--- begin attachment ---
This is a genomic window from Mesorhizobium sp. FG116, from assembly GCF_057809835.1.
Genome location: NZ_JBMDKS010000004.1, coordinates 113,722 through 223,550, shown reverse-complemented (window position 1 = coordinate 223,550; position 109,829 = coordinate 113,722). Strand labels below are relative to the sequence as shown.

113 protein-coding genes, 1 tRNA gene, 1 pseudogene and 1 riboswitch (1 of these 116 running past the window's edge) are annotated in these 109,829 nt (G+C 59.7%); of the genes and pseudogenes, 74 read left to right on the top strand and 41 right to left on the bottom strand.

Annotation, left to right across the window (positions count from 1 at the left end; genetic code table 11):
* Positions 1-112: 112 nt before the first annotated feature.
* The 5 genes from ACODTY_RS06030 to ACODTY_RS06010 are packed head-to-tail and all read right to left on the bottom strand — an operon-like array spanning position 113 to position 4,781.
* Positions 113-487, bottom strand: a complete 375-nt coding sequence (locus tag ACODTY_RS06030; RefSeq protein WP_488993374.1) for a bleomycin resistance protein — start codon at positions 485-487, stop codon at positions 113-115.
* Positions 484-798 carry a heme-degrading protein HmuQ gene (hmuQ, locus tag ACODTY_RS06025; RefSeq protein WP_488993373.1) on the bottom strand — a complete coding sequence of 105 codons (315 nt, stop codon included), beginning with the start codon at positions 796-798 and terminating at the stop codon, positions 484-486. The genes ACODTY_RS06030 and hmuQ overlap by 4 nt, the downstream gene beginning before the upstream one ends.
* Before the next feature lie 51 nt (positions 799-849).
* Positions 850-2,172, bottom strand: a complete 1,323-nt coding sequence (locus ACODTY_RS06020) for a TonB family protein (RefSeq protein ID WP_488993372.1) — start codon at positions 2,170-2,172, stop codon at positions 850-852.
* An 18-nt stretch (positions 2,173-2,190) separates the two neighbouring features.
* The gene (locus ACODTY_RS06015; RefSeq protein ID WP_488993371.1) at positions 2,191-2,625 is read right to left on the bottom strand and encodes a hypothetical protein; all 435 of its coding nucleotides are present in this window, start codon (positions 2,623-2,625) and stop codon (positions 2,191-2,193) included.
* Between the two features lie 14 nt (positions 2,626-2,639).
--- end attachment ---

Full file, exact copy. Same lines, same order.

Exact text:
This is a genomic window from Mesorhizobium sp. FG116, from assembly GCF_057809835.1.
Genome location: NZ_JBMDKS010000004.1, coordinates 113,722 through 223,550, shown reverse-complemented (window position 1 = coordinate 223,550; position 109,829 = coordinate 113,722). Strand labels below are relative to the sequence as shown.

113 protein-coding genes, 1 tRNA gene, 1 pseudogene and 1 riboswitch (1 of these 116 running past the window's edge) are annotated in these 109,829 nt (G+C 59.7%); of the genes and pseudogenes, 74 read left to right on the top strand and 41 right to left on the bottom strand.

Annotation, left to right across the window (positions count from 1 at the left end; genetic code table 11):
* Positions 1-112: 112 nt before the first annotated feature.
* The 5 genes from ACODTY_RS06030 to ACODTY_RS06010 are packed head-to-tail and all read right to left on the bottom strand — an operon-like array spanning position 113 to position 4,781.
* Positions 113-487, bottom strand: a complete 375-nt coding sequence (locus tag ACODTY_RS06030; RefSeq protein WP_488993374.1) for a bleomycin resistance protein — start codon at positions 485-487, stop codon at positions 113-115.
* Positions 484-798 carry a heme-degrading protein HmuQ gene (hmuQ, locus tag ACODTY_RS06025; RefSeq protein WP_488993373.1) on the bottom strand — a complete coding sequence of 105 codons (315 nt, stop codon included), beginning with the start codon at positions 796-798 and terminating at the stop codon, positions 484-486. The genes ACODTY_RS06030 and hmuQ overlap by 4 nt, the downstream gene beginning before the upstream one ends.
* Before the next feature lie 51 nt (positions 799-849).
* Positions 850-2,172, bottom strand: a complete 1,323-nt coding sequence (locus ACODTY_RS06020) for a TonB family protein (RefSeq protein ID WP_488993372.1) — start codon at positions 2,170-2,172, stop codon at positions 850-852.
* An 18-nt stretch (positions 2,173-2,190) separates the two neighbouring features.
* The gene (locus ACODTY_RS06015; RefSeq protein ID WP_488993371.1) at positions 2,191-2,625 is read right to left on the bottom strand and encodes a hypothetical protein; all 435 of its coding nucleotides are present in this window, start codon (positions 2,623-2,625) and stop codon (positions 2,191-2,193) included.
* Between the two features lie 14 nt (positions 2,626-2,639).